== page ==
Avoiding flu while you fly

Image: © David Stuart - stock.adobe.com

New research from the US appears to contradict the view that aircraft are hotbeds for the spread of infectious diseases such as influenza – but where you sit can be important.

The study suggests the best way to avoid the risk of contracting flu on a plane is to sit by a window and thus avoid moving during relatively short flights.

A report in Proceedings of the National Academy of Sciences, suggests that airline passengers infected with influenza aren’t likely to infect other passengers who sit more than two seats to the left or right, or more than two seats in front or behind.

‘In other words, your chances of contracting the flu from an infected passenger are slim—unless you’re sitting within about … one metre of them,’ the report says.

A team from Georgia Institute of Technology and Emory University used paired observers seated every five rows, each using an iPad app, to track the movement of passengers and crew in single-aisle aircraft over the course of 10 intercontinental flights, eight of which were during the flu season.

The researchers developed a model that allowed them to determine likelihood of infection during flights. As well as recording the movements of passengers and crew, the team also collected air and surface samples from areas most likely to host microbes.

‘This was the first study to quantify passenger movement, behaviors, and social contacts and to estimate transmission likelihood using a data-driven model,’ Georgia Institute of Technology mathematician Howard Weiss told Gizmodo.

‘The simulations provide compelling evidence that for influenza, if you are not seated within a meter of an infected passenger, and you practice careful hand hygiene, then you are unlikely to get infected during flight.’

The authors used the example of an infected person sitting in the middle of the plane. According to their models, passengers who sat in the row directly in front or behind, or within two seats laterally (to the left and right), had an 80 per cent or greater chance of becoming infected. But for everyone else, it was only 3 per cent.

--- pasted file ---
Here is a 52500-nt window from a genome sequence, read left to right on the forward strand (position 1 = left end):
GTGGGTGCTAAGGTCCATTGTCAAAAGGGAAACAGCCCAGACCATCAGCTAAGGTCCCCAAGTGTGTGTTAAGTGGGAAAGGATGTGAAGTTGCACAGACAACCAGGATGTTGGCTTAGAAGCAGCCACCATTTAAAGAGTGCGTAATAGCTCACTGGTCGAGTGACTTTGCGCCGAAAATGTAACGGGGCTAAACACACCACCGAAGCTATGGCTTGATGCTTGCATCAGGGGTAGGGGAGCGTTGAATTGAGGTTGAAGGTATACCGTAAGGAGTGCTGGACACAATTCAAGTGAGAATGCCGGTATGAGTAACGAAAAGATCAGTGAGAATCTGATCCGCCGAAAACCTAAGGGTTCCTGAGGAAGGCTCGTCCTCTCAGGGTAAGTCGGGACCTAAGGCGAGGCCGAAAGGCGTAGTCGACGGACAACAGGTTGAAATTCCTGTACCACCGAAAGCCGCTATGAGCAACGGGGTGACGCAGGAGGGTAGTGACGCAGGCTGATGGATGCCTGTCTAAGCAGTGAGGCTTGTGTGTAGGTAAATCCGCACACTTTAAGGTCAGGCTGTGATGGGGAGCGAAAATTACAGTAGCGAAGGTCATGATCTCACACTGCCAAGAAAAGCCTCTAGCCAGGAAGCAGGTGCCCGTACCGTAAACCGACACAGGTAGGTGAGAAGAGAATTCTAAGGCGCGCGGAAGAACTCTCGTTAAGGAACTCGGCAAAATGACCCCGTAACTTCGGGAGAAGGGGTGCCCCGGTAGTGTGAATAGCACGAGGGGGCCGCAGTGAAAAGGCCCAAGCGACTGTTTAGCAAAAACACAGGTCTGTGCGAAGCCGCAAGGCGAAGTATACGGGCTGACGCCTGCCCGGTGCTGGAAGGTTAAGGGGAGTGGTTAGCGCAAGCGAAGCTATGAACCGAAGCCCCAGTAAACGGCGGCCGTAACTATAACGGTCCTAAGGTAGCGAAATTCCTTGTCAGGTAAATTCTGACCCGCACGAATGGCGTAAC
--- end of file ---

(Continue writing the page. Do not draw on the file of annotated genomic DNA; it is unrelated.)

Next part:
An infectious crewmember was found to have the potential to infect an average of 4.6 passengers per flight.

The study was also interesting in what it revealed about seat designations and passenger movement. This is important because the more a passenger moves around a plane, the greater chance they have to come into contact with germs, or the more chance they have to spread germs if they are infected.

About 40 per cent of passengers never leave their seats during transcontinental flights, another 40 per cent get up at least once, and 20 per cent get up twice or more. About 40 per cent of passengers who sit next to the window will get up, compared with 60 percent in a middle seat and 80 percent with an aisle seat. Passengers who got up did so for an average of five minutes.

The authors suggest a contributing factor to the fact that people appear to get sick while travelling is that disease transmission also occurs while waiting, boarding and exiting aircraft.

This study was limited to flights that ran between two to five hours, and to respiratory viruses such as influenza, rather than more contagious viruses and bacteria like chicken pox, measles and tuberculosis which spread over longer distances.

Further reading:

Behaviors, movements, and transmission of droplet-mediated respiratory diseases during transcontinental airline flights Proceedings of the National Academy of Sciences of the United States of America, March 19, 2018